Support Hotline: (866) 737-5999

Tips While Visiting

What can I do when visiting in person?

As a general matter, don’t avoid the MSA patient or their family. You may feel like you don’t want to intrude or don’t know what to say, but they likely feel isolated and avoiding them entirely is not helpful. Ask if they would like a visit and if they say yes, keep the suggestions below in mind.

MSA patients begin to lose their speech and it becomes more difficult to communicate with them. They may seem very slow to respond or they may speak slowly and slur their words. It can be frustrating for others to try to understand what they are saying, and some people may simply avoid talking to the MSA patient. Remember that most MSA patients retain their cognitive abilities despite their declining physical abilities and treating them like the independent-thinking individual they have always been is crucial to the success of gatherings.

  • Pay attention: Greet the MSA patient directly with a hug or handshake; don’t avoid them or act like they are not there.
  • Show respect: Don’t talk about the MSA patient as if they are not there and don’t go in another room to talk about them behind their back. They are most likely very aware of what you are saying, and they may feel hurt by such actions.
  • Face to face conversation: Sit right in front of them and look at them to have a conversation regardless of what else is going on around you.
  • Plan ahead for something to do while together: Bring something to look at together, especially if they have trouble speaking – a favorite baseball card collection, old family photos, or photos of trips you took with the MSA patient. Unless you are asked to bring photos of your recent vacation, it is probably best not to show endless photos of your fun trip as it may be perceived as being insensitive.
  • Play games: If the MSA patient enjoys board games or card games and wants to play with a group, pair up so the patient has a partner who can hold the cards or roll the dice. They can still participate and enjoy the fun of a game.
  • Establish ground rules: Ask ahead of time if you can bring food and how long you should plan to stay. If the family says two hours, then leave after two hours. They may feel obligated to ask you to stay longer, but it can be tiring for MSA patients and their families to engage in long social activities. So, don’t overstay your welcome and remember if you are all having a good time, you can go back for another visit when convenient for the family. Two shorter, more manageable visits are better than one long one that overtires the family.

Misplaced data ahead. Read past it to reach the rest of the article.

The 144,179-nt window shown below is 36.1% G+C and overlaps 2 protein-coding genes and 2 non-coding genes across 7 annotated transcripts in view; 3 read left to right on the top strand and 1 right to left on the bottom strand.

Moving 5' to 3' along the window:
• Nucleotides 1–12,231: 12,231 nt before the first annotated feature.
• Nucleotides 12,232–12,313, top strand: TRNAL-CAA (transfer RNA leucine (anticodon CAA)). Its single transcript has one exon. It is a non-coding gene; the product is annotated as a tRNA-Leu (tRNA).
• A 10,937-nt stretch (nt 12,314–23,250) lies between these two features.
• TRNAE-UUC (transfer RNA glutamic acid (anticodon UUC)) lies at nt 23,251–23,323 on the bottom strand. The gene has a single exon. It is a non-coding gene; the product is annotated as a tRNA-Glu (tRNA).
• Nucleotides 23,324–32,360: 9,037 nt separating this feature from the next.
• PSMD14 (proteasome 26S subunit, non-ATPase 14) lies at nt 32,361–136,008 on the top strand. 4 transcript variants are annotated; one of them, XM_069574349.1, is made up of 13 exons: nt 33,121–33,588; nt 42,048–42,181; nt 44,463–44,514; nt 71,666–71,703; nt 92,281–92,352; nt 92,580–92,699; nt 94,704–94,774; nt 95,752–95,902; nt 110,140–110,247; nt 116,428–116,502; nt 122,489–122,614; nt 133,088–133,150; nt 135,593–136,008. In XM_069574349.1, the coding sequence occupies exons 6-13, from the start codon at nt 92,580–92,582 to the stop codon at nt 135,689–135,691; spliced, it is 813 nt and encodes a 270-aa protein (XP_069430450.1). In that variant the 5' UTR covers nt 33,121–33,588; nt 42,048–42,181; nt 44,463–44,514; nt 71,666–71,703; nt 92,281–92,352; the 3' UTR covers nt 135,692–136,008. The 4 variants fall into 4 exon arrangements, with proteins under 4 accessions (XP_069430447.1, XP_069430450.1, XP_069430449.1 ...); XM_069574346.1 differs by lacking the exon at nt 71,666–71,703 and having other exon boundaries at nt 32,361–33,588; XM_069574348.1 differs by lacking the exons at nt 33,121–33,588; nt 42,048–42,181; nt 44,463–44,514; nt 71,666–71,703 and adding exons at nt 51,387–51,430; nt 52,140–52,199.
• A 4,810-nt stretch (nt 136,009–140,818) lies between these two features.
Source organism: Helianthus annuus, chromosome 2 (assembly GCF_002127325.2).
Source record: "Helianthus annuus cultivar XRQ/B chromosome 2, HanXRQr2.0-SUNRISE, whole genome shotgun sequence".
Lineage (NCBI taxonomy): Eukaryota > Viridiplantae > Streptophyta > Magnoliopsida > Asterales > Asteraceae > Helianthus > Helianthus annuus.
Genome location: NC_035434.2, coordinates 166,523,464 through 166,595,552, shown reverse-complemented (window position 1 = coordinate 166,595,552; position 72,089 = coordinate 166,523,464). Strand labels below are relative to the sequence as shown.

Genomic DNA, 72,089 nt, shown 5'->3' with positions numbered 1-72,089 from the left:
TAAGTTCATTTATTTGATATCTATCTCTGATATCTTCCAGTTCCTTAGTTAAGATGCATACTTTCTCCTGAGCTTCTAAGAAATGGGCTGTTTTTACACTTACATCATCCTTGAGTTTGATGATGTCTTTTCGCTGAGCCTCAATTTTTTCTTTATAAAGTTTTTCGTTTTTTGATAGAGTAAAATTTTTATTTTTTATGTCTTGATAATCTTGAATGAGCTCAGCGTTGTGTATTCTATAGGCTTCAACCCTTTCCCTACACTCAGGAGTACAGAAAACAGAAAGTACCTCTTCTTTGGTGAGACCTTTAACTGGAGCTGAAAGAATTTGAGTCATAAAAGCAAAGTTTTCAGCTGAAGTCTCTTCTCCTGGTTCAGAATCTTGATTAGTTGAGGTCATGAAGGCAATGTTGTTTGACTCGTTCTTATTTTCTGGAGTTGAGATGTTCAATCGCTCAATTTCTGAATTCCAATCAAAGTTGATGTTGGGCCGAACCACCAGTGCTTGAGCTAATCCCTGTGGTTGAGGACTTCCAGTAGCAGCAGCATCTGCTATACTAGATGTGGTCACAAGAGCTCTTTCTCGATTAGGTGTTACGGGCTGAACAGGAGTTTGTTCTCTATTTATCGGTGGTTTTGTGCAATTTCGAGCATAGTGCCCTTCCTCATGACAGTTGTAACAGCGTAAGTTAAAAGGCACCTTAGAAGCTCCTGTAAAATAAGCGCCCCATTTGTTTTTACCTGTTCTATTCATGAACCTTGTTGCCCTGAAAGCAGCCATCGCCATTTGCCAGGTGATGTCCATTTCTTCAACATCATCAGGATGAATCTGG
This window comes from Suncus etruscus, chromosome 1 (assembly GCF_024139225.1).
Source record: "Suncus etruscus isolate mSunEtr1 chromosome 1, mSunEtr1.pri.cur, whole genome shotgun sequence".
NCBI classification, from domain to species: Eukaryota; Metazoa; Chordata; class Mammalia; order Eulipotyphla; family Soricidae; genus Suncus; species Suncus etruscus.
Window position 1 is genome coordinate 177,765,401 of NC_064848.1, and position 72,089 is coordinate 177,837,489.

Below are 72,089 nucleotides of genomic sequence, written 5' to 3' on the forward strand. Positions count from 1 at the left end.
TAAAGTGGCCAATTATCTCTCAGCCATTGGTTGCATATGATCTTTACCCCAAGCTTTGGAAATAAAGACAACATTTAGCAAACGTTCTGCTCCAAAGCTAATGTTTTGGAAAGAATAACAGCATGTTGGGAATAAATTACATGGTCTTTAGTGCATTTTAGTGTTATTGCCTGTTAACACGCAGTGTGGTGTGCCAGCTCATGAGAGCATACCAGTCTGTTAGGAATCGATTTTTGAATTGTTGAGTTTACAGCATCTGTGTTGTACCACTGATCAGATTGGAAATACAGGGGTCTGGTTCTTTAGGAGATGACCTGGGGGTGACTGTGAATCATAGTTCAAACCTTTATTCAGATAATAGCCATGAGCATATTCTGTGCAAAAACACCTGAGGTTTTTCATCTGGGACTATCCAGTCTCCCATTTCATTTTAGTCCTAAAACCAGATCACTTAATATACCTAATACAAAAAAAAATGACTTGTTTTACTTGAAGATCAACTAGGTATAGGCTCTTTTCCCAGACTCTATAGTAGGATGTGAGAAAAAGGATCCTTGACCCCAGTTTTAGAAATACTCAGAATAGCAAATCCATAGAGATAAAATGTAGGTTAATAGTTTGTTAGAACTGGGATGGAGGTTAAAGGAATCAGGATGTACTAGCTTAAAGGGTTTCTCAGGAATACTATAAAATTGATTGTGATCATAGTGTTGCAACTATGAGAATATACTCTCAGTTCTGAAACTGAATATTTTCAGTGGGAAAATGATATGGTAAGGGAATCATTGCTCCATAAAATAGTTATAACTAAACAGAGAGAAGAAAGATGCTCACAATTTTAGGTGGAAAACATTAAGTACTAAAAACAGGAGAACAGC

• Show interest with appropriate questions: Don’t avoid talking about MSA unless it’s clear from the outset that the subject is to be avoided. There are many questions you can ask to show interest without making people uncomfortable. Ask questions of the MSA patient – How are you feeling today? Are the medicines helping? How do you like your doctor? How often do you see the doctor? Where is the latest research being done regarding MSA? Are you doing physical therapy? What kinds of exercises do they have you do? These questions show interest but are not overly personal or intrusive. You will not be reminding them of something they don’t think about. A diagnosis of MSA is not something the family “forgets.”
  • Treat with dignity and be inclusive: Include the MSA patient in the conversation even if they can’t talk. Turn to the patient and include them in the discussion. Mention their name. Remind them of past experiences you had with them. Imagine how you would feel if you were ignored in a social setting because you couldn’t express yourself easily.
  • Tune in to care partner needs: Ask if you can help the care partner while you are there – offer to sit with the patient so the caregiver can get some things done in another room. Offer to do the dishes or clean up from the gathering or sit with the patient and let the care partner clean up in peace. They may enjoy knowing their loved one has company while they have a few minutes on their own, even if it is doing the dishes!
  • Listen, listen, listen: Living with MSA can be very isolating. The family may be eager to talk about what they are going through so listening and showing empathy can be one of the most helpful things you can do. Or they may just want a light, fun evening with laughter. Pay attention to their cues and follow their lead.


Contributed by Patricia Libby Thvedt, former care partner to an MSA patient and member of the MSA Board of Directors.